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How to write a training video script – Step-by-step guide

Writing a script for a training video is an important part of the process if you want to end up with an effective, engaging video. From outlining the content to developing visuals and audio, this guide covers all the steps you need to follow in order to write an effective script.

1. Establish the Objective of Your Video

Writing a script for your training video begins with establishing the goals and objectives for it. Prior to starting, formalize what you want the target audience to learn or be able to do after watching the video. This will help guide all the planning stages of your video’s production and provide structure for your script. Determining any core actions that need to take place in your video can also be helpful as you write.

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2. Craft an Engaging Introduction

The introduction is the first thing that viewers will notice when watching a video and can condition whether they watch the entire video or not. As Bruno Patino mentions in La Civilisation du Poisson Rouge (The Goldfish Civilization), we are like that animal that spins around in its jar and would be unable to fix its attention beyond 8 seconds. Begin by catching the viewer’s attention with an engaging hook and then provide an introductory explanation of what your training video covers. Make sure to be as specific as possible about what people are going to learn from the video and how it can help them in their work or life.

3. Keep It Simple and Action-Driven

When writing for a video, it’s important to keep your sentences short and simple, as viewers will be able to absorb the information more quickly. Additionally, use action-driven verbs wherever possible, such as “leverage” or “execute” to give your script an authoritative tone. Finally, avoid long monologues and focus on quick sound bites that emphasize clarity over complexity. This should make it easier for viewers to understand the message of your video and take action as soon as they’ve finished watching it.

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4. Break Down Content into Short Segments

When crafting a script for your training video, it’s important to break down the content into shorter segments that are easy to follow. This will help keep your audience engaged as they make their way through the video, while also ensuring that they don’t become overwhelmed with too much information at once. As you write each segment of your script, think about the main point you want to emphasize – and then jot down bullet points or key phrases you’d like to include in order to get the message across.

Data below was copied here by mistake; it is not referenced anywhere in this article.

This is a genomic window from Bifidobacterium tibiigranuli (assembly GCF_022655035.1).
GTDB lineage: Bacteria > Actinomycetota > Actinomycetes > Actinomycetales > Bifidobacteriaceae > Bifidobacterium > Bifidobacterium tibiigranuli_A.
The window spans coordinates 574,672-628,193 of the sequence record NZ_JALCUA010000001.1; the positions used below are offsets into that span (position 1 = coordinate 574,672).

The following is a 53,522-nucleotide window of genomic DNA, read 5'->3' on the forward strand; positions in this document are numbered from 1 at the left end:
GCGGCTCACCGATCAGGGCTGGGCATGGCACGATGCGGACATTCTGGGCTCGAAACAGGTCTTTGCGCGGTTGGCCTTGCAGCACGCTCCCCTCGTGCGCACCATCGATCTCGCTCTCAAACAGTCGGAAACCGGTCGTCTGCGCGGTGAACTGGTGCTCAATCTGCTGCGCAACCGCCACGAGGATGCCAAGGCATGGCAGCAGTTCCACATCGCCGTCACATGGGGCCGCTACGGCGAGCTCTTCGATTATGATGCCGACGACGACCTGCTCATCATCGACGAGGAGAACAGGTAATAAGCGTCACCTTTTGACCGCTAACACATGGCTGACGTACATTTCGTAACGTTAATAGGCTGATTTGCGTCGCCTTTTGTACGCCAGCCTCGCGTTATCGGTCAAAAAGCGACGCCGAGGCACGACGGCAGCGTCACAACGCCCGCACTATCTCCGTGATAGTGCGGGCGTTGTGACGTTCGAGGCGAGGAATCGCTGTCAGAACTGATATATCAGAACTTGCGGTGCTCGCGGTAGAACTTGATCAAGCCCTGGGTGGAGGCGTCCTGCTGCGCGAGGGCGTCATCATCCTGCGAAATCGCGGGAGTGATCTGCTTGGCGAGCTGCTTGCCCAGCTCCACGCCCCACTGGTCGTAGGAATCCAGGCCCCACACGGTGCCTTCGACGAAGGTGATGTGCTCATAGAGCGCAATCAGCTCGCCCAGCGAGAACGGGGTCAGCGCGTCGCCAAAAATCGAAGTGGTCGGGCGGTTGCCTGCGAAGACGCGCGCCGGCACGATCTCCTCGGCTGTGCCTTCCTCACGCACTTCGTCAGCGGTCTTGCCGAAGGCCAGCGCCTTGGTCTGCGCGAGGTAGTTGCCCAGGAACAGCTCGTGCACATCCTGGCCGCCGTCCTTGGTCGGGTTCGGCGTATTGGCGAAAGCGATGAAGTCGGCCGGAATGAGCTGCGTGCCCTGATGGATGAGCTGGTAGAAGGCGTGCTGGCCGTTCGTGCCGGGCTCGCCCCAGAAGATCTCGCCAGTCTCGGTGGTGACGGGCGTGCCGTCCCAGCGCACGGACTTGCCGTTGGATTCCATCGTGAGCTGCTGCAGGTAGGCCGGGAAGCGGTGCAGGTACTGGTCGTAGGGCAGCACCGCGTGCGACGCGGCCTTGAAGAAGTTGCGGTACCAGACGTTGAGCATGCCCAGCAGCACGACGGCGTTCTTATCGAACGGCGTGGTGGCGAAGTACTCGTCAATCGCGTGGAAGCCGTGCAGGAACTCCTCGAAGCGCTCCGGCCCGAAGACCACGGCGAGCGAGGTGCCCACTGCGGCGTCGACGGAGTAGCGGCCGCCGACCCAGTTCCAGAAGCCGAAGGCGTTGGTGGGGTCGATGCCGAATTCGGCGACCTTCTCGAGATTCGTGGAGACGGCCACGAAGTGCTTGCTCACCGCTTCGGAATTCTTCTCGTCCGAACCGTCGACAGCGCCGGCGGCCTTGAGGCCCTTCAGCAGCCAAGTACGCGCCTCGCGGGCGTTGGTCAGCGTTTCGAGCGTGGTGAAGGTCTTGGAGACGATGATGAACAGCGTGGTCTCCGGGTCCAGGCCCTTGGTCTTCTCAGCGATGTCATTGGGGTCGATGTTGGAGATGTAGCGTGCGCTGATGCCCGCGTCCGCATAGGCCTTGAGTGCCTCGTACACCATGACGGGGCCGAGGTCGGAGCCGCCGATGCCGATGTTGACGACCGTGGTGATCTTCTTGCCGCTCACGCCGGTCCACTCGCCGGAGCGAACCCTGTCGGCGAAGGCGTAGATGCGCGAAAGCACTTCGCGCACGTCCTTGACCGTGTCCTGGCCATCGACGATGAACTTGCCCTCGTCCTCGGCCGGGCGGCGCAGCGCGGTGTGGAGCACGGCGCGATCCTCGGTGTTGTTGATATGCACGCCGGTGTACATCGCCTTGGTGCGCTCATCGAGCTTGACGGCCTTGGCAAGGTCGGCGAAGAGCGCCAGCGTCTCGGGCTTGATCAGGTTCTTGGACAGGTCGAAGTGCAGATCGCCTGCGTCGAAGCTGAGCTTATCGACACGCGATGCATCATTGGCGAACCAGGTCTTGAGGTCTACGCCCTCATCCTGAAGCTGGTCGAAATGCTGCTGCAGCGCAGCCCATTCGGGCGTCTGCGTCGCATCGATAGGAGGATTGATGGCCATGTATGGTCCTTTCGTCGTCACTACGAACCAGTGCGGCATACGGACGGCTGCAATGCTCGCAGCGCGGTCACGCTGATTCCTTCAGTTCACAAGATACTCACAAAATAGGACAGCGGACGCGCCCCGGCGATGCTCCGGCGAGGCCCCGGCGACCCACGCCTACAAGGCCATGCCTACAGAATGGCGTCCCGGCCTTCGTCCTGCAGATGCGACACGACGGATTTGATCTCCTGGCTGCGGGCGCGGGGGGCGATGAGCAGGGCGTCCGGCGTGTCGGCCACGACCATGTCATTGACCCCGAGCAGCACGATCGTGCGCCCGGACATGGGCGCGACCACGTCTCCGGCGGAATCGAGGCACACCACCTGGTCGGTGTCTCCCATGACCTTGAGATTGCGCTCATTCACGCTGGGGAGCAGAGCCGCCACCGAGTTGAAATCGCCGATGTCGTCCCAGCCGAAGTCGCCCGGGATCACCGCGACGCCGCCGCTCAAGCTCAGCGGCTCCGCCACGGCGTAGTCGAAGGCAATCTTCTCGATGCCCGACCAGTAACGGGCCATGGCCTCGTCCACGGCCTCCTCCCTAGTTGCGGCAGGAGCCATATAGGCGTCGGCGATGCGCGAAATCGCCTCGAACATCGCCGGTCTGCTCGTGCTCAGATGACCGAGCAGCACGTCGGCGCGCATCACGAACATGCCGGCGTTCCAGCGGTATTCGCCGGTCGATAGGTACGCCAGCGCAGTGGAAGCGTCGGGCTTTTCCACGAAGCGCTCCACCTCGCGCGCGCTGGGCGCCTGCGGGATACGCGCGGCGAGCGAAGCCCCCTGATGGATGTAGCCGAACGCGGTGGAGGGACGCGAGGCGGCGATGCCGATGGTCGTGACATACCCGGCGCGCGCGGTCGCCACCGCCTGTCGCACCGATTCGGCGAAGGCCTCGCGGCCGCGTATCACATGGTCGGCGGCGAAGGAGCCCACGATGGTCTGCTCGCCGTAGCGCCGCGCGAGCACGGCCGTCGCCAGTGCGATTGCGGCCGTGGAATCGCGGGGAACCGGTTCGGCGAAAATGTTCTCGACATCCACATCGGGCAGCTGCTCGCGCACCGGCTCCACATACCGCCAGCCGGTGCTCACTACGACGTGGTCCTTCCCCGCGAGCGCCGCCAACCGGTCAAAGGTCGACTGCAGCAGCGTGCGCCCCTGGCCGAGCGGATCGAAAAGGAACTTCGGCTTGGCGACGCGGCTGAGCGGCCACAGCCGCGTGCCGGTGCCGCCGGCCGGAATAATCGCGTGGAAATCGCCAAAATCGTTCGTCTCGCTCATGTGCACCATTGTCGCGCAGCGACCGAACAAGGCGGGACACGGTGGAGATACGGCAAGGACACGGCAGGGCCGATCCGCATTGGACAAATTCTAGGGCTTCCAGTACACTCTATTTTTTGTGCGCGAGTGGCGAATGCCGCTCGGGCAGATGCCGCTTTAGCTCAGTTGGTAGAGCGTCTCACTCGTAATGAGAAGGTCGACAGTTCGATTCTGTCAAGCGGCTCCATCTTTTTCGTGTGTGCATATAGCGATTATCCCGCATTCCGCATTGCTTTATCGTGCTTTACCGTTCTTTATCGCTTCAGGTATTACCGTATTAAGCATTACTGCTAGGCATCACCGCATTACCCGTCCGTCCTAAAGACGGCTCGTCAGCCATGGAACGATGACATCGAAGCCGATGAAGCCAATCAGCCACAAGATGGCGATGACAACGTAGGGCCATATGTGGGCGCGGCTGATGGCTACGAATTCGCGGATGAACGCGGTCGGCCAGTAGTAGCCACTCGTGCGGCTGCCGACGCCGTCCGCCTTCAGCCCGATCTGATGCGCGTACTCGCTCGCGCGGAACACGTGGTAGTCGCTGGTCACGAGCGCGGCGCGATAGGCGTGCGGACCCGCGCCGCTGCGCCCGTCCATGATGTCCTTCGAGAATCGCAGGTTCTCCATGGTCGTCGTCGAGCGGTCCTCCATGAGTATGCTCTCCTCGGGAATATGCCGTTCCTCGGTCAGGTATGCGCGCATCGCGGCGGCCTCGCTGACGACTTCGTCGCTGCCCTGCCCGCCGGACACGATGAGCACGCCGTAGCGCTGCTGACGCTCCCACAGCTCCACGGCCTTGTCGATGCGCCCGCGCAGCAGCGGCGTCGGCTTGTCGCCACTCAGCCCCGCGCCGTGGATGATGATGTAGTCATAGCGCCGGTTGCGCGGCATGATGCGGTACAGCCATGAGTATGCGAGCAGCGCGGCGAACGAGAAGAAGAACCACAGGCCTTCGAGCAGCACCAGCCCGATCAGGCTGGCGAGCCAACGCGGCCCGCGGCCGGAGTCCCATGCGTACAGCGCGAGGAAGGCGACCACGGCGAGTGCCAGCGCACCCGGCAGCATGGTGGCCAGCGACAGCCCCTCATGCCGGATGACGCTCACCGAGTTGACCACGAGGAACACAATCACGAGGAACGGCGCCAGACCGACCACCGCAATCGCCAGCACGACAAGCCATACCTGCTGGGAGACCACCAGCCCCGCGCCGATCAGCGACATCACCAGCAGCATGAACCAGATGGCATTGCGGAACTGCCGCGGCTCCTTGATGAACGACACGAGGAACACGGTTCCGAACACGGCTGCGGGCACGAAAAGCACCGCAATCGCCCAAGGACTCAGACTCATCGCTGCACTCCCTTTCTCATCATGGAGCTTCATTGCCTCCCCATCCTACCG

Standard structure:


1. Context :

Find a powerful and unexpected tagline, to encourage your audience to watch the rest of the content. It can be challenging, shocking, unknown or information that challenges, shocks, is little known, or a question that raises a compelling issue.

2. Challenges :

Highlight the problems encountered, the obstacles to overcome, the situation to solve with factual concepts that are easy to understand



3. Solution

Show how you are solving the situation: no need to give too many details, just the concept presentation



4. Benefits

List the main benefits and competitive advantages of your solution, giving the main and most attractive inputs


5. Concrete examples

Illustrate with clients’ references or use cases if possible, to anchor the concept in the reality and help the audience to project themselves with the solution in their own environment


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6. Call to action

Watching the video should make the audience want to know more. Let’s conclude with an incentive message to take action.

If we focus on the learning journey, this structure is adapted into patterns that are often used such as :

The OTEA method:

The Ranking structure:

The interactive lecture:

To see more types of training videos, check out this article.

5. Write the way you speak

The script should reflect the way you express yourself orally and not that of an essay. Also remember to use a vocabulary that is adapted to the profile of your audience to give them a learning environment that is familiar and understandable. Using short sentences and terms that your learners can understand will facilitate the memorization process. In the same way as in a speech that is meant to be more engaging and impactful, appealing to emotions and humor can also boost the attractiveness of your scenario.

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